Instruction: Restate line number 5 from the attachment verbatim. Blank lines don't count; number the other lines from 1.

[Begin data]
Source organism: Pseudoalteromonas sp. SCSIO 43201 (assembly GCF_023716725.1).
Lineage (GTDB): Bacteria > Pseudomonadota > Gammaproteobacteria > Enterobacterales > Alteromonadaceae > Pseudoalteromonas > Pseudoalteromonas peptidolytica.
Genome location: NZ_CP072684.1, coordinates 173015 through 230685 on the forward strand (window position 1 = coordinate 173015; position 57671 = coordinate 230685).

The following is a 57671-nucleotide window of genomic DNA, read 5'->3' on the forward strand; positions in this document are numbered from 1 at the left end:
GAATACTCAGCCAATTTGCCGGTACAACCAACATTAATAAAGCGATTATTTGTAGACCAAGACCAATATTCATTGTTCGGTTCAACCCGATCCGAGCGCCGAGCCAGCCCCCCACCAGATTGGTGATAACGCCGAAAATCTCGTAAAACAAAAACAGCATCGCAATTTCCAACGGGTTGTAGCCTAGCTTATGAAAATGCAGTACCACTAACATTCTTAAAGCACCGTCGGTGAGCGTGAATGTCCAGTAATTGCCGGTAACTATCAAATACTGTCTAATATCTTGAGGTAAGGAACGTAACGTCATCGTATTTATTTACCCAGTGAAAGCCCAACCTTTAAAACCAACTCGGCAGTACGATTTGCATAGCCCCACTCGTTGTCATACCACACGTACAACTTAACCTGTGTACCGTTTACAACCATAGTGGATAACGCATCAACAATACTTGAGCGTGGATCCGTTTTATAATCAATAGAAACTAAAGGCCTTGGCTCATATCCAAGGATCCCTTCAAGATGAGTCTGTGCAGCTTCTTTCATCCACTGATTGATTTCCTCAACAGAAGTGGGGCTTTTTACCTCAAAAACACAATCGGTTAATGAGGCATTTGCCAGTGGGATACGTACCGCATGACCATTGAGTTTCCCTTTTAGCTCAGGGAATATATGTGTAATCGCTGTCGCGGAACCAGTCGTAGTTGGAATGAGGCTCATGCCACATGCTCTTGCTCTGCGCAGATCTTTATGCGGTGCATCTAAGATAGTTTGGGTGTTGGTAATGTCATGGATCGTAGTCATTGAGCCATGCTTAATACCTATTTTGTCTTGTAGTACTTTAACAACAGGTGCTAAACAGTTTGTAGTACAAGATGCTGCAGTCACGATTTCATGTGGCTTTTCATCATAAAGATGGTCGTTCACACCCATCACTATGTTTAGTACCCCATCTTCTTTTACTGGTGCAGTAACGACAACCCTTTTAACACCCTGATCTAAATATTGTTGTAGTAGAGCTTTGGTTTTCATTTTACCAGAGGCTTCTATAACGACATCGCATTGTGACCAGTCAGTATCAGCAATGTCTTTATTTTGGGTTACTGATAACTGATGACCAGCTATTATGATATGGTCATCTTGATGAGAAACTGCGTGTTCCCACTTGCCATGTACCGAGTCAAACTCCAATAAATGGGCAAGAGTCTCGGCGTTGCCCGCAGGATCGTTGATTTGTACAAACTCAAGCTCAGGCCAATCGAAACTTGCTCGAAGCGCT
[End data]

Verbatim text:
GAATACTCAGCCAATTTGCCGGTACAACCAACATTAATAAAGCGATTATTTGTAGACCAAGACCAATATTCATTGTTCGGTTCAACCCGATCCGAGCGCCGAGCCAGCCCCCCACCAGATTGGTGATAACGCCGAAAATCTCGTAAAACAAAAACAGCATCGCAATTTCCAACGGGTTGTAGCCTAGCTTATGAAAATGCAGTACCACTAACATTCTTAAAGCACCGTCGGTGAGCGTGAATGTCCAGTAATTGCCGGTAACTATCAAATACTGTCTAATATCTTGAGGTAAGGAACGTAACGTCATCGTATTTATTTACCCAGTGAAAGCCCAACCTTTAAAACCAACTCGGCAGTACGATTTGCATAGCCCCACTCGTTGTCATACCACACGTACAACTTAACCTGTGTACCGTTTACAACCATAGTGGATAACGCATCAACAATACTTGAGCGTGGATCCGTTTTATAATCAATAGAAACTAAAGGCCTTGGCTCATATCCAAGGATCCCTTCAAGATGAGTCTGTGCAGCTTCTTTCATCCACTGATTGATTTCCTCAACAGAAGTGGGGCTTTTTACCTCAAAAACACAATCGGTTAATGAGGCATTTGCCAGTGGGATACGTACCGCATGACCATTGAGTTTCCCTTTTAGCTCAGGGAATATATGTGTAATCGCTGTCGCGGAACCAGTCGTAGTTGGAATGAGGCTCATGCCACATGCTCTTGCTCTGCGCAGATCTTTATGCGGTGCATCTAAGATAGTTTGGGTGTTGGTAATGTCATGGATCGTAGTCATTGAGCCATGCTTAATACCTATTTTGTCTTGTAGTACTTTAACAACAGGTGCTAAACAGTTTGTAGTACAAGATGCTGCAGTCACGATTTCATGTGGCTTTTCATCATAAAGATGGTCGTTCACACCCATCACTATGTTTAGTACCCCATCTTCTTTTACTGGTGCAGTAACGACAACCCTTTTAACACCCTGATCTAAATATTGTTGTAGTAGAGCTTTGGTTTTCATTTTACCAGAGGCTTCTATAACGACATCGCATTGTGACCAGTCAGTATCAGCAATGTCTTTATTTTGGGTTACTGATAACTGATGACCAGCTATTATGATATGGTCATCTTGATGAGAAACTGCGTGTTCCCACTTGCCATGTACCGAGTCAAACTCCAATAAATGGGCAAGAGTCTCGGCGTTGCCCGCAGGATCGTTGATTTGTACAAACTCAAGCTCAGGCCAATCGAAACTTGCTCGAAGCGCT